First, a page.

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Traidcraft Cookies

Friday 18 Mar 2005

Spring has finally sprung here at NCOTAASD HQ. The birds who have taken up permanent residence within about four wing beats of the bird feeder have all gone for a nice fly, to see what else is happening locally. The crocus and daffodils are all in full bloom, and Wifey is out scrutinising the ladybirds making sure that they are all doing what they should be doing and that there are no nasty interlopers. So perfect conditions for biscuit reviewing in the garden.

As promised we are taking a look at some fair trade biscuits this week, and because they are all lovely and ethical we'll overlook that they are calling themselves cookies. The biscuits are produced in the UK for Traidcraft and may be bought through many outlets including their own webstore, and their site has a comprehensive page on how you can buy their products.

So lets start with the smallest biscuit first the Organic Brazil Nut Cookies. They are made with 20% fairtrade organic sugar and 10% organic Brazil nuts. The nuts are collected by some nice Bolivian people who tend to have about 30 or 40 Brazil nut trees per family in their local bit of the Amazon rain forest which they harvest. Apparently Brazil nuts are full of some very useful stuff indeed, and eating them seems to be a very good plan. No doubt the beneficial effects of their alpha-linolenic acid, which converts to omega-3 fatty acids in the body is completely undone by embedding them in a tasty biscuit. Still at least those nice people in Bolivia are benefitting from us ploughing through a pack of these. Essentially a sweet oaty biscuit they were right up my street. Texture wise I found them a little too open and soft, but that is all as it should be for something that is performing the function of a very well risen cookie.

The stem ginger cookies managed to add another 50g to their pack taking them up to 200g, and accordingly are that bit bigger than their nutty chums. The biscuits once again feature 20% fairtrade sugar and 10% fairtrade crystalised ginger. The Ginger is present in some fairly large lumps, which actually give you some thing to chew on. The Ginger is sourced from small growers in Kerala Southern India, via a modern plant that offers them a fair and guaranteed price. The biscuits are fairly similar in texture to their nutty friends, but the lack of oats in this recipe means that if anything the ginger lumps are even more easily broken free of the biscuity coating in the mouth.

The final biscuit is a double chocolate chip cookie, meaning the the chocolate is present twice, once in the chips and again in the biscuit dough in the form of cocoa powder. The 20% fairtrade chocolate used comes from the Dominican Republic, whose cocoa crop was damaged in the 1998 Hurricane George. The local growers are starting to get back on their feet, and Traidcraft pays them a premium price for their produce. The chocoholics will be pleased to hear that these were the biggest of the three biscuits we looked at, and I also found them to be the crunchiest. The overall flavour was probably more influenced by the 5% cocoa in the biscuit than the 15% in the chips, but this should be of little concern to those who will be buying this biscuit on moral grounds or indeed pure "shovel it in, it's got chocolate in it" grounds.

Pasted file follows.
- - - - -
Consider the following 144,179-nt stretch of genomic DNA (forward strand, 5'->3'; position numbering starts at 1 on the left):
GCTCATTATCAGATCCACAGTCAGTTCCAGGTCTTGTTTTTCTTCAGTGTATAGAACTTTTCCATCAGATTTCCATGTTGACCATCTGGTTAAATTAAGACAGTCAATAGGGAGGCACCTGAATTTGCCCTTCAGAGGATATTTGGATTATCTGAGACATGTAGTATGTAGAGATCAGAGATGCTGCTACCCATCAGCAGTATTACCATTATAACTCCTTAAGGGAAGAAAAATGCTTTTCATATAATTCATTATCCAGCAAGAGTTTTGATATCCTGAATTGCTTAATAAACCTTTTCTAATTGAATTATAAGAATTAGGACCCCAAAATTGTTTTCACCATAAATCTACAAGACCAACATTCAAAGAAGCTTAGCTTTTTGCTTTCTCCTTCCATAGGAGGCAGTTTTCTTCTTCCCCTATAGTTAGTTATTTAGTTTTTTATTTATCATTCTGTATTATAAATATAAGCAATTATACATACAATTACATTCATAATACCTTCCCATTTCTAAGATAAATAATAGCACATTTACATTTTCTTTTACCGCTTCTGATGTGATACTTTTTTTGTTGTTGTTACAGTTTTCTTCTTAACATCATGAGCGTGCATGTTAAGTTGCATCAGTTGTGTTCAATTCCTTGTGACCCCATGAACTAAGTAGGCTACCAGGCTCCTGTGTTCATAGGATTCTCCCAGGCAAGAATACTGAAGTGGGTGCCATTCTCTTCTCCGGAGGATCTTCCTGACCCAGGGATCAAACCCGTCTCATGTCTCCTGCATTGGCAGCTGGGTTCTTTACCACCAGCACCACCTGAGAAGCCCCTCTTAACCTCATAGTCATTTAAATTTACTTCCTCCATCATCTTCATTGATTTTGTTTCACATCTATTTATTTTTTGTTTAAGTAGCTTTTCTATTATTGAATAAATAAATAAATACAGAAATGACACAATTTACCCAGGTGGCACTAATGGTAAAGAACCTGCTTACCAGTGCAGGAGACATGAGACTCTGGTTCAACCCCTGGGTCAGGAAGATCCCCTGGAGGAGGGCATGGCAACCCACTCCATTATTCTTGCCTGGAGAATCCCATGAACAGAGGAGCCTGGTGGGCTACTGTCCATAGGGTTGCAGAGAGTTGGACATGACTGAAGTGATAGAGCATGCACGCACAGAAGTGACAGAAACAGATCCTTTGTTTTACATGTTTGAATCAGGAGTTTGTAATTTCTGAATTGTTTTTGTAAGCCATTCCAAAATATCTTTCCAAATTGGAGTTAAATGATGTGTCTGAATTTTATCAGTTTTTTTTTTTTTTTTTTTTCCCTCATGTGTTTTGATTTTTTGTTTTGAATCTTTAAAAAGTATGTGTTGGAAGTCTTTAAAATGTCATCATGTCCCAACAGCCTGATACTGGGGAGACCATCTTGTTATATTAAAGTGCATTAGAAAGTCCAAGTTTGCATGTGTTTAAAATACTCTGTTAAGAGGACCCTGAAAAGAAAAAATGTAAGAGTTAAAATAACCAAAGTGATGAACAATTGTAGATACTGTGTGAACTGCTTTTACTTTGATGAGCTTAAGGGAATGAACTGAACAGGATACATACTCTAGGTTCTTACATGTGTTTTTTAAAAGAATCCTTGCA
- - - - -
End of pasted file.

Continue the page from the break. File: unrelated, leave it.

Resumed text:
Pan European Choc Sandwiches

Monday 7 Mar 2005

Well after our stomach turning new year south east asian multireview we decided to round up several of the recently sent in review biscuits from Europe. As they were all variations around a the theme of chocolate cream sandwiches a multi-review seemed the way forward. So for ours and your consideration we have from Italy the Ringo, from Czechoslovakia the Disco, from Slovakia the Kakaové Venecky, from Turkey the Tempo and from Greece the, erm, the.. well I don't really know what its called. The expression 'Its all Greek to me' is very apt, except there is the odd bit of English. Perhaps you can work it out from the packet. We'll refer to it as the 'Greek one', if that's OK.

So to the Ringos sent to us by Daniella Whittall. With a mere six large coin sized biscuits in the pack it's clear you are intended to eat them in one sitting. Full marks go to Pavesi, now part of the large Barilla group, for fusing together two different biscuits a plain, and a cocoa to produce a composite sandwich. It is such an obvious thing to do but I don't recall seeing such a thing before. Alas the biscuit doesn't quite come up to the standards of it's design, being a bit small and unremarkable. Mind you Daniella says that she has become somewhat addicted to them, so maybe I haven't properly bonded with them.

James (Yorkshire Tea Man) Watson, has achieved levels of attention to detail in biscuit hunting and retrieval worthy of say Tom Cruise in Mission Impossible. James sent through three packs of biscuits in a particularly well padded foam lined box complete with flow pack. Really the only level above this is to have a custom made moulded foam insert produced, in the manner of the collector in Toy Story 2. Not only that but James included the till receipt, the carrier bag used and a photograph of himself standing outside of the supermarket in Prague. He wisely omitted the longitude and latitude of the supermarket less the information fall into the hands of a hostile group of anti-sandwich biscuit types with a cruise missile going spare.

To start with the Diskos, what exactly does 13.90 Korun (that's Czech money, about 32 pence) buy you? The biscuits are made by Opavia who are now part of the Danone Group as was our own Jacob's until recently. Opavia are the biggest producer of biscuits in eastern europe and were formally state owned. The company has seen extensive modernisation since the early 1990s and has also appropriated that other Danone brand of LU to become LU-Opavia. So it's not much of surprise to find out the Disko is really petite LU Prince. Two extremely light crispy biscuits sandwich a dark cocoa creme filling, repeating a formula found across continental Europe. Unfortunately there was nothing new here, so we moved on to the back up pack of Slovakian cocoa ring biscuits, called Kakaové Venceky. Unfortunately these proved to be a bit chalky and harsh with flecks of coconut. More chalk downland core sample than tasty snack.